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Description and Life Cycle

Description and Life Cycle
The adult periodical cicada (Fig. 1) is 1 to 11/2 inches long. The body is black, and legs, eyes and wing veins are reddish-orange. Adults usually emerge in early May in large numbers when the soil temperature 4 inches deep is 67 degrees F. Four or five days after emergence, the males start “singing.” This high-pitched, shrill call is produced by two drum-like membranes on the side of the abdomen.

This song serves as a mating call to attract females. Mating then occurs and females begin laying eggs. The female cicada has a knife-like ovipositor that she uses to slit twigs of woody plants. Apple, pear, dogwood, oak and hickory are favorite hosts; however, many others have been reported. In each slit, the female lays 24 to 28 eggs. She then moves forward to cut another slit and deposits more eggs. This continues until five to 20 slits have been made in the twig; then she seeks another twig. Twigs or branches with a diameter the size of a pencil are most often damaged.
Each female can lay a total of 400 to 600 eggs.
Egg punctures made by the females can damage young transplanted trees in nurseries and orchards (Fig. 2). These punctures cause the twig tips to wilt and often die. The wounds serve as a point of entry or shelter for woolly apple aphids and other insects. Adult cicadas live for only four to five weeks.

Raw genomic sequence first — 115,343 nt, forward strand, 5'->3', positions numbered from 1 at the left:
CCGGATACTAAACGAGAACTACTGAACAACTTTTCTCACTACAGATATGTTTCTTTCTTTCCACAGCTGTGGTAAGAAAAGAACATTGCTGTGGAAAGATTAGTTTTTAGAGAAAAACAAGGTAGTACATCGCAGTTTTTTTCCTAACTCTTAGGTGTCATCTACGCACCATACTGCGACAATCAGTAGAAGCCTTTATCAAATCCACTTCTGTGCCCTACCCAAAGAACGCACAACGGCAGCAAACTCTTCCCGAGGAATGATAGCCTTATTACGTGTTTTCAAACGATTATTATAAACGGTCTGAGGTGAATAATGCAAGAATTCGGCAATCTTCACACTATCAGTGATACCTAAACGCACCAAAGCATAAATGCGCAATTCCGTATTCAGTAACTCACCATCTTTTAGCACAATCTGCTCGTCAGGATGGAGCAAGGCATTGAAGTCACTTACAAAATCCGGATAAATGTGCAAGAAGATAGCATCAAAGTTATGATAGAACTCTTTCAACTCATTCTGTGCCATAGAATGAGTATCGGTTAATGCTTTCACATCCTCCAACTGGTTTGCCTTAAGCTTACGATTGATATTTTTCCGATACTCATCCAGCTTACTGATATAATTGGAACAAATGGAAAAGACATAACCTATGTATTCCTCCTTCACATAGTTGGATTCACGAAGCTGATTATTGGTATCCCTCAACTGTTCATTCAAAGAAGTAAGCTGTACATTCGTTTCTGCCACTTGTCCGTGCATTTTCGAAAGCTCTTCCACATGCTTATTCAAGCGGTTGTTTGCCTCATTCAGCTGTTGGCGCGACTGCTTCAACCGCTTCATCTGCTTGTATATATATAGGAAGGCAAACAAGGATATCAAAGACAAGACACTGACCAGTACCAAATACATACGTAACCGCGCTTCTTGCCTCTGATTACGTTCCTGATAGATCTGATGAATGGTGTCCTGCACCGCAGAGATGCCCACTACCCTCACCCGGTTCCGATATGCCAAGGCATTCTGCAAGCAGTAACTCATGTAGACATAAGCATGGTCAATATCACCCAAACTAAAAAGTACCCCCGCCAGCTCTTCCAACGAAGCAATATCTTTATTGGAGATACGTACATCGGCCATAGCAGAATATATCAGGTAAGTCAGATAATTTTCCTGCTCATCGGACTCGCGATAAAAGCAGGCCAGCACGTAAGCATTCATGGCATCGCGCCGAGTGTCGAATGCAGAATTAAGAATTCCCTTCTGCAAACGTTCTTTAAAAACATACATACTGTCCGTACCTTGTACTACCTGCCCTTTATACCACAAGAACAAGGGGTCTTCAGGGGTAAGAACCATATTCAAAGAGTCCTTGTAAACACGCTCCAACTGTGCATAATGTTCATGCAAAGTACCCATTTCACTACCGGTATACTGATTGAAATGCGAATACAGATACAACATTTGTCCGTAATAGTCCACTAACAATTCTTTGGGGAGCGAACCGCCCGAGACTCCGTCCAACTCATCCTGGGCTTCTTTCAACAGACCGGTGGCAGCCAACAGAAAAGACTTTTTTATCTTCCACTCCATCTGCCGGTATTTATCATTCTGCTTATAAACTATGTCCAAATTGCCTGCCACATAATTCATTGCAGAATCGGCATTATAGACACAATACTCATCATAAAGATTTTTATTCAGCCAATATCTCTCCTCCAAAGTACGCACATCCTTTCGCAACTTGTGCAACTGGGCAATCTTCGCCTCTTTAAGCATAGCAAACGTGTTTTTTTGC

Eggs hatch in six to seven weeks. The newly-hatched nymphs (immatures) are white and ant-like in appearance. They drop to the ground and work their way into the soil until a suitable root is found. Nymphs grow slowly and their feeding (by sucking sap from the roots) has no noticeable effect on trees, even where roots have been reported to be infested with thousands of nymphs. They continue to feed and

develop until the spring of the 13th or 17th year (depending on the race). In May of those years, the nymphs burrow upward and leave the soil. This large emergence of nymphs usually occurs after sunset. Nymphs then seek upright structures, such as trees, posts and even weeds, on which to molt. The new adults emerge several hours later (Fig. 3). At first, adults are soft and white but become harder and darker in a short period of time. Adults then take flight, and the life cycle continues.
 
Information and Images provided by: Dr. Frank Hale (UTK)